Insana: ‘Be careful what you wish for’ as Fed steps up aggression on monetary policy

US Federal Reserve Chairman Jerome Powell speaks during a press conference in Washington, DC on May 4, 2022.

jim watson | AFP | Getty Images

We have reached the “be careful what you wish for” moment for Federal Reserve policy.

After months of scathing criticism from former Treasury officials, Wall Street economists and others for seemingly lagging the inflation curve, the Fed now faces mounting complaints – from those same people – that his more aggressive inflation-fighting plans will boost the US economy. in recession.

With a sharp drop in U.S. real estate activity, a downward revision to second-quarter gross domestic product estimates, and a rapid accumulation of business inventories, it’s clear the economy is slowing much more noticeably than it does. the so-called experts had foreseen it. This is starting to cause the kind of market-related strains that have, in the past, brought Fed tightening cycles to an end.

Consumers shoot in their horns

Mortgage applications have plunged. The mortgage refinance business is dead in the water. Pending home sales, as well as new and existing home sales, have all fallen in recent months.

With a 30-year fixed-rate mortgage now at around 6%, a $450,000 home purchased with a 3% mortgage last year has almost the same monthly payment as a $320,000 home purchased at the current rate. . Talk about sticker shock!

Consumers seem to be pulling in their horns. They have exhausted excess savings accumulated during the pandemic, turning to credit card purchases instead of cash.

For some, this indicates that the alleged $2.5 trillion in excess savings has evaporated.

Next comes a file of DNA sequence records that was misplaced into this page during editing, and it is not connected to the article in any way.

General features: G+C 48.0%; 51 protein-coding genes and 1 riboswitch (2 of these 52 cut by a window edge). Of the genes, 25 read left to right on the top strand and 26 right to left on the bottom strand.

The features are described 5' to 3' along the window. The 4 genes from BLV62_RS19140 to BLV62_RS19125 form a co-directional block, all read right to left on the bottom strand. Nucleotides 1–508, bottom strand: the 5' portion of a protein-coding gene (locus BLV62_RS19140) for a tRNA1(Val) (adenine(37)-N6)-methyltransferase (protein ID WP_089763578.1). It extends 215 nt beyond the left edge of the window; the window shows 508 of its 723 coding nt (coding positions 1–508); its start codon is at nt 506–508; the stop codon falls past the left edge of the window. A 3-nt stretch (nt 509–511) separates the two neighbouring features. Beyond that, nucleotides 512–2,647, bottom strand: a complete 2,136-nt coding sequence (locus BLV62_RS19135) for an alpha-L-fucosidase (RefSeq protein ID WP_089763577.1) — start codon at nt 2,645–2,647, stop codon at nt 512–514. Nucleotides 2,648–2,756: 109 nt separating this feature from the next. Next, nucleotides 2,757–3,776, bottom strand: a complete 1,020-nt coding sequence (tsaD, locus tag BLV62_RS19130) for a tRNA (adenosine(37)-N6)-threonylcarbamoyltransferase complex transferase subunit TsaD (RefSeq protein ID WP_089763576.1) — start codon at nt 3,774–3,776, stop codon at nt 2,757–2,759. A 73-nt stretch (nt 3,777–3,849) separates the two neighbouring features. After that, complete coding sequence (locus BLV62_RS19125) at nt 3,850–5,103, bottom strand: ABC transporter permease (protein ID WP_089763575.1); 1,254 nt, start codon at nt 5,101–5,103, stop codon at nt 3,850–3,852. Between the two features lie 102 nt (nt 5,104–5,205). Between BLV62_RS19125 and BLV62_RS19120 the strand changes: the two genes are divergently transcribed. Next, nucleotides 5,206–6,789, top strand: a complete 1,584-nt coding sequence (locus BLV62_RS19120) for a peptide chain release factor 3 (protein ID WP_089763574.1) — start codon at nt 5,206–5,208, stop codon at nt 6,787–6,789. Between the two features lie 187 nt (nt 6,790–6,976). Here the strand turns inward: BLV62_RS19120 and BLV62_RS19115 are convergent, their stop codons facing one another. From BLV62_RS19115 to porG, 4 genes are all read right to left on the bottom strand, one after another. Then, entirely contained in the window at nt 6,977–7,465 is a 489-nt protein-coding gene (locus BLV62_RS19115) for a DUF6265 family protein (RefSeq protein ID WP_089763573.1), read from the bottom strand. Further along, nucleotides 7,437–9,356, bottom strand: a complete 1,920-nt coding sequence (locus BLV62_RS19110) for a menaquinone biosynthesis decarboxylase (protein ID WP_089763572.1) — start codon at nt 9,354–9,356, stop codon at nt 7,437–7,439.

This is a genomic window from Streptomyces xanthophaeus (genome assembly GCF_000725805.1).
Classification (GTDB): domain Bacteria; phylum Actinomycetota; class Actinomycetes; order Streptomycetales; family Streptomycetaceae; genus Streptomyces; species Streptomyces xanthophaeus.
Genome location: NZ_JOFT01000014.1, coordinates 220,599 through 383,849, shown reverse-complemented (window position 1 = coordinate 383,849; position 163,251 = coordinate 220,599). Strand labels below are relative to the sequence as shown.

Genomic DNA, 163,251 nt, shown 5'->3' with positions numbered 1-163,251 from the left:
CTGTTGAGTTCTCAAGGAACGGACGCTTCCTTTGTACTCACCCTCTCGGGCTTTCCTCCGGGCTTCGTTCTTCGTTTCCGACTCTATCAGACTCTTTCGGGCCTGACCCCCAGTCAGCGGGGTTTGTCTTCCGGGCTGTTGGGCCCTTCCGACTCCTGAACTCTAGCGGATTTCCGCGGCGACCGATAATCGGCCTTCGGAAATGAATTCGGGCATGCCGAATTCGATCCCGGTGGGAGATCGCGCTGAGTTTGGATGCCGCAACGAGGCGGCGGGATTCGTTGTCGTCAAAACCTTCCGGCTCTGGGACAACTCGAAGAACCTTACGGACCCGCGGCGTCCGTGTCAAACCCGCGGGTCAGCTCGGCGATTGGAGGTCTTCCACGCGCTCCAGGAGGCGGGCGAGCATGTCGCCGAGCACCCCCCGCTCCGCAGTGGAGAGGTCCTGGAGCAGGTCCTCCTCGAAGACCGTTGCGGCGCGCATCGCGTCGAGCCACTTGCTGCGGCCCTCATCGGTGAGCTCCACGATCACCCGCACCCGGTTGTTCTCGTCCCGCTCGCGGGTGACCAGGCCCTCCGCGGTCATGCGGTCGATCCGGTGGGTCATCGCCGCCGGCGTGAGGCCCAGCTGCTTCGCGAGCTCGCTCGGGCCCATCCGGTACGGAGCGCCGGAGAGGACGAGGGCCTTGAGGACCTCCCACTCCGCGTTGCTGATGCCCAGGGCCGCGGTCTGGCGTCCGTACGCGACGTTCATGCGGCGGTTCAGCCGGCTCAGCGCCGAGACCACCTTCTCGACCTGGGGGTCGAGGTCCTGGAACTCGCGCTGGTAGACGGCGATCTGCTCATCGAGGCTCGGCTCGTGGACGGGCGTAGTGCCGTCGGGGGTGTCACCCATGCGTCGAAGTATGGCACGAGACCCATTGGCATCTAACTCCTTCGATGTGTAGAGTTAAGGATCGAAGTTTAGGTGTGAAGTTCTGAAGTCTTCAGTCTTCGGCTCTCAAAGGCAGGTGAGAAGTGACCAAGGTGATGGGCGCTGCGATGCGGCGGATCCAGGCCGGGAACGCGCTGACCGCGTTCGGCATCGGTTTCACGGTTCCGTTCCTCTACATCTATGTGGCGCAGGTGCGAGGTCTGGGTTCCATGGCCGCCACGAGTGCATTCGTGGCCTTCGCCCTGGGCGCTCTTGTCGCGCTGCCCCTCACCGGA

Indeed, after peaking at nearly 34% at the height of the pandemic – thanks to generous measures to mitigate the economic impact of sheltering-in-place and working from home – the personal savings rate fell to 4.4%, about where it was before the pandemic.

There, of course, there was also the obvious impact on the financial markets.

The Nasdaq Composite is down more than 30% from its all-time high. The S&P 500 has lost more than 20% of its record. Think here of a negative wealth effect.

Speculative “meme” stocks plunged. The much-loved technology has dropped. US Treasuries posted the worst half-year performance in bond market history. Credit spreads widened and crypto crashed.

The spread between high-yield debt and comparable Treasuries has exploded, increasing the risk of default among debtors who are below investment grade.

Ford says auto loan delinquencies are rising, while 60% of corporate CEOs predict a recession is now likely within the next 12 to 18 months.

It looks like it won’t take that long, judging by the current market-based recessionary indicators.

Indeed, more aggressive action by the Fed to stifle inflation, which stems more from supply-side disruptions than from demand-side imbalances, will lead to economic hardship.

Overseas policies

Fed policy, which essentially influences interest rate policies around the world, is also causing tensions outside our borders.

The European Central Bank has held an emergency meeting to discuss ways to support Europe’s most indebted countries – including Italy, Spain and Portugal – even as it raises rates to fight the coronavirus crisis. ‘inflation.

Good luck with running these policies concurrently.

Global monetary policies are asynchronous: China and Japan are easing, while the US, EU, Britain and Switzerland are tightening.

This may well lead to additional global tensions, as the unintended consequences of “zero coordination policies” will bring some markets to breaking point.

We witnessed this in 1994 during the Mexican peso crisis, during which there was massive tension over the peso-dollar peg. This led the US Treasury and the International Monetary Fund to bail out Mexico when its currency crashed.

Orange County, California, through horrible bond bets in its own treasury, declared bankruptcy in 1994. This led the Fed to change course and begin cutting interest rates to stop the damage caused at home and abroad.

Similarly, the 1997 Asian currency crisis, the Russian debt crisis, and the related collapse in long-term capital management also forced the Fed to stop raising rates and start easing them again.

It is often said that the Fed will raise rates “until something breaks”.

Something is about to break somewhere. Looking back, those who called on the Fed to be aggressive will also say they anticipated the consequences of a tough tightening cycle.

I hope someone calls them out for such duplicity.

– Ron Insana is a CNBC contributor and a senior adviser at Schroders.

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